A federal judge on Friday declined to dismiss an indictment alleging that Brian Block, the former chief financial officer of American Realty Capital Properties Inc., or ARCP, participated in a fraudulent scheme to inflate the company's financial data.
Mr. Block was arrested at his home in Hatfield, Pa., in September by the FBI and later that month pleaded not guilty in federal court in New York to charges of conspiracy to commit securities fraud, securities fraud and making false filings with the Securities and Exchange Commission.
Mr. Block's attorneys in April argued that the federal indictment should be dismissed because it violated due process and because it failed to adequately allege that his misstatements were materially false or misleading. The U.S. district judge, J. Paul Oetken, denied those motions on Friday.
"The indictment makes clear that the government is not challenging the method Block used to calculate [adjusted funds from operation], but rather the inputs he used in that calculation — the government claims that the inputs on their own fraudulently inflated the ultimate output," Mr. Oetken wrote.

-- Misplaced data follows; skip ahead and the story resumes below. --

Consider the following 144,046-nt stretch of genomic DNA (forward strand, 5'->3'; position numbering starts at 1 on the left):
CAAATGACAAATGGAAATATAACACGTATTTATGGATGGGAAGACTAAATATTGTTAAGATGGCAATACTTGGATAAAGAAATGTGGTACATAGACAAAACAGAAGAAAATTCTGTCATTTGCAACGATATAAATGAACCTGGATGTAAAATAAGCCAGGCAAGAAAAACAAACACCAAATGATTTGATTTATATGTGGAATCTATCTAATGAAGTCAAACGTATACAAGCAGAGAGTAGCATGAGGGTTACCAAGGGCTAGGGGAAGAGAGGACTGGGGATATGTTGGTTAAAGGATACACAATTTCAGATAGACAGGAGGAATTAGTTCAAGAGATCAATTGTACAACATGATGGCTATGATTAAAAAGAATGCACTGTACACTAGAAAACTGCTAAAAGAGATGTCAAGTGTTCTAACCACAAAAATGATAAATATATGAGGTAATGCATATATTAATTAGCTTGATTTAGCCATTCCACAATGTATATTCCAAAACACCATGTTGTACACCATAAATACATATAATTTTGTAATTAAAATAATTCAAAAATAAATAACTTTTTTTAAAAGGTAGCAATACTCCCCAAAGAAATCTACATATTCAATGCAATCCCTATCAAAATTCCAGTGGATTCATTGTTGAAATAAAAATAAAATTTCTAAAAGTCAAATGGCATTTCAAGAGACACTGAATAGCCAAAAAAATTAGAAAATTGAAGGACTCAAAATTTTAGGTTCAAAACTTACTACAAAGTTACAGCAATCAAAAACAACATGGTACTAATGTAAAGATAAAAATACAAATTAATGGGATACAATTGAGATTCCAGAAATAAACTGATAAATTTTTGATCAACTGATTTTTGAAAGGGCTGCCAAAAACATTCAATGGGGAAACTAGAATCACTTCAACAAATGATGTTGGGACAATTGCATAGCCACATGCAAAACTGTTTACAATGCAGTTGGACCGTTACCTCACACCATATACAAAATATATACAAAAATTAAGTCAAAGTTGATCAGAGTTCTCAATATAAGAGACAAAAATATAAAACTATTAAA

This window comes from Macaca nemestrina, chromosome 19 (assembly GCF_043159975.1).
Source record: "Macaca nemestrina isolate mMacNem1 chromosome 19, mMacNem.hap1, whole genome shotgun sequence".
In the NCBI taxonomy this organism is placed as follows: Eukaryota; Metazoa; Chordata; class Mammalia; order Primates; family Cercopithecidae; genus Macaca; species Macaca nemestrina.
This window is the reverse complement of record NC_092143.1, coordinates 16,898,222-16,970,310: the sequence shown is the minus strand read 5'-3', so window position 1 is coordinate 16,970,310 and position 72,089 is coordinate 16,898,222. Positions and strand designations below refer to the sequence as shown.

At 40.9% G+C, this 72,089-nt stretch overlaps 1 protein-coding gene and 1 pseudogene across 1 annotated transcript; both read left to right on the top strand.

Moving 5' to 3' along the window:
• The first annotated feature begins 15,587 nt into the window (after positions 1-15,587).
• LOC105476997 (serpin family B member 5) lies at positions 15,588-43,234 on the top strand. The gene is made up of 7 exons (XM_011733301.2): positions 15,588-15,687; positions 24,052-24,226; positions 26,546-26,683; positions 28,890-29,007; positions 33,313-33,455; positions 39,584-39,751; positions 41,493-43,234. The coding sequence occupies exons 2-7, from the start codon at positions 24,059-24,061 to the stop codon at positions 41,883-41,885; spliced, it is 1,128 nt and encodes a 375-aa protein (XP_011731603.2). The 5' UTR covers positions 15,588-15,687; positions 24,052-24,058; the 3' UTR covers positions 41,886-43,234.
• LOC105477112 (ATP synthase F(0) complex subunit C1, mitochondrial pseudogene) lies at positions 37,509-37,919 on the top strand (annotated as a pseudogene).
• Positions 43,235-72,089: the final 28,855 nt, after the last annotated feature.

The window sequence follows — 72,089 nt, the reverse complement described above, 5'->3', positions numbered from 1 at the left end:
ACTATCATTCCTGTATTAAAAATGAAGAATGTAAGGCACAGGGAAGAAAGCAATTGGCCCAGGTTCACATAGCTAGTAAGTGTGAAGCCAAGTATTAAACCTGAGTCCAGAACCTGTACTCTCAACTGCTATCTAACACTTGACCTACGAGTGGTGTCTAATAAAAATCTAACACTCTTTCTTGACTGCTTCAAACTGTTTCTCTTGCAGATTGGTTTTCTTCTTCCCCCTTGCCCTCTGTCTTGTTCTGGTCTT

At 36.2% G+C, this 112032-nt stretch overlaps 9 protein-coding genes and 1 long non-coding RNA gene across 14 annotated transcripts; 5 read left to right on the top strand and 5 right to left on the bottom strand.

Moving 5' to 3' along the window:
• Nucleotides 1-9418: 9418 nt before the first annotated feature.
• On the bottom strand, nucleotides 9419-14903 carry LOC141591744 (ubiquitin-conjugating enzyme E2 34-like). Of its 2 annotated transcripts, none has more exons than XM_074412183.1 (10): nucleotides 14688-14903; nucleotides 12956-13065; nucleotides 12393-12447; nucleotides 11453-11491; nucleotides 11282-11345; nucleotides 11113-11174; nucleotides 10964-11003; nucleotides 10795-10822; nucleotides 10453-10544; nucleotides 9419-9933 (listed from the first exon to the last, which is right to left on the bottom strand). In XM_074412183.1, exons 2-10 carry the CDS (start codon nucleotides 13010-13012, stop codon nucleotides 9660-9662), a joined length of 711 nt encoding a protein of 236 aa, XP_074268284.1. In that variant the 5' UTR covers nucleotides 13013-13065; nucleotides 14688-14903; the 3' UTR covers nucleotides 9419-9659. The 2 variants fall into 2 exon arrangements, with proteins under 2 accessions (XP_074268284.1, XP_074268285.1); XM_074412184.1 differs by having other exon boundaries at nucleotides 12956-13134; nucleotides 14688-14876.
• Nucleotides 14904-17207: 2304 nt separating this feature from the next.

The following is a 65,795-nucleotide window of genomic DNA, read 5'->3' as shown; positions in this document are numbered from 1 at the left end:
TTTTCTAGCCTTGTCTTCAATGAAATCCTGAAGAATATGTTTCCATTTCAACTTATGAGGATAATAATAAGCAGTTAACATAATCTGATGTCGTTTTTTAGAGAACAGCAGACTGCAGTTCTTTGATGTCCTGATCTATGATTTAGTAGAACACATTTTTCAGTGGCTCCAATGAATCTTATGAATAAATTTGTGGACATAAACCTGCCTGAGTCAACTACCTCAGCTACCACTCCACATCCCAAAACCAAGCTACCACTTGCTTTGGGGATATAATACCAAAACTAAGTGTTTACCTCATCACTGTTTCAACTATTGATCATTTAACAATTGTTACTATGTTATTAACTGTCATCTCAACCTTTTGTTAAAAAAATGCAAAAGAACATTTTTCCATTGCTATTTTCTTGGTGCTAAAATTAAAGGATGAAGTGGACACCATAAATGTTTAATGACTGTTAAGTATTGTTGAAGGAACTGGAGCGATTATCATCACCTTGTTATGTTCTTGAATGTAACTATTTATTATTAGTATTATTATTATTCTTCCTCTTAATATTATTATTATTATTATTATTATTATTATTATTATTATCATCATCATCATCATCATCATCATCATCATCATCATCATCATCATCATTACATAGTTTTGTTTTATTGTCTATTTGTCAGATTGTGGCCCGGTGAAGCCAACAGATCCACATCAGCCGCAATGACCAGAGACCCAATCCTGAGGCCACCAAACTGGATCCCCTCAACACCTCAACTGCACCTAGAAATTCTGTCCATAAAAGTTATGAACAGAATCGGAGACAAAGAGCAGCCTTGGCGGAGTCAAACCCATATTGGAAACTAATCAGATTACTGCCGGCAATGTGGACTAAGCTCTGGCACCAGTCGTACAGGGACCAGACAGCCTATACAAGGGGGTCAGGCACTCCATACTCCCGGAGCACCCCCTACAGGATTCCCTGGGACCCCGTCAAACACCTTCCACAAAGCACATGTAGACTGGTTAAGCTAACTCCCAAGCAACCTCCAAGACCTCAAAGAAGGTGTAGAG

An attorney for Mr. Block, Michael Miller, did not return a call on Monday morning for comment.
The problems began for Mr. Block in October 2014. That's when ARCP disclosed $23 million in accounting mistakes at the company from earlier in the year that were intentionally not corrected. He immediately resigned, as did the company's former chief accounting officer, Lisa McAllister, who is expected to testify at Mr. Block's trial. She pled guilty last June to one count of conspiracy to commit securities fraud and other offenses.
Mr. Block served as CFO of ARCP in the first and second quarters of 2014, according to a court filing. The indictment alleges that Mr. Block took part in a fraudulent scheme to falsely inflate the financial metric known as adjusted funds from operation (AFFO) in ARCP's public filings for the second quarter of 2014. AFFO is an important metric in evaluating REITs and measures a company's cash flow.
The indictment claims that Mr. Block inflated these figures so that they would be consistent with ARCP's AFFO guidance and to conceal errors made in the first quarter of 2014. The impact of the misstatement on 2014 AFFO was approximately $13 million, according to court documents.
Mr. Block's trial is scheduled to begin June 12. He is one of the minority partners at AR Global, a privately held investment management company controlled by Nicholas Schorsch, the former nontraded real estate investment trust czar. AR Global is the sponsor and manager of $10 billion of assets, mostly held in various nontraded REITs.
Mr. Schorsch is no longer involved with ARCP, which changed its name to Vereit Inc. in 2015 after he left the company.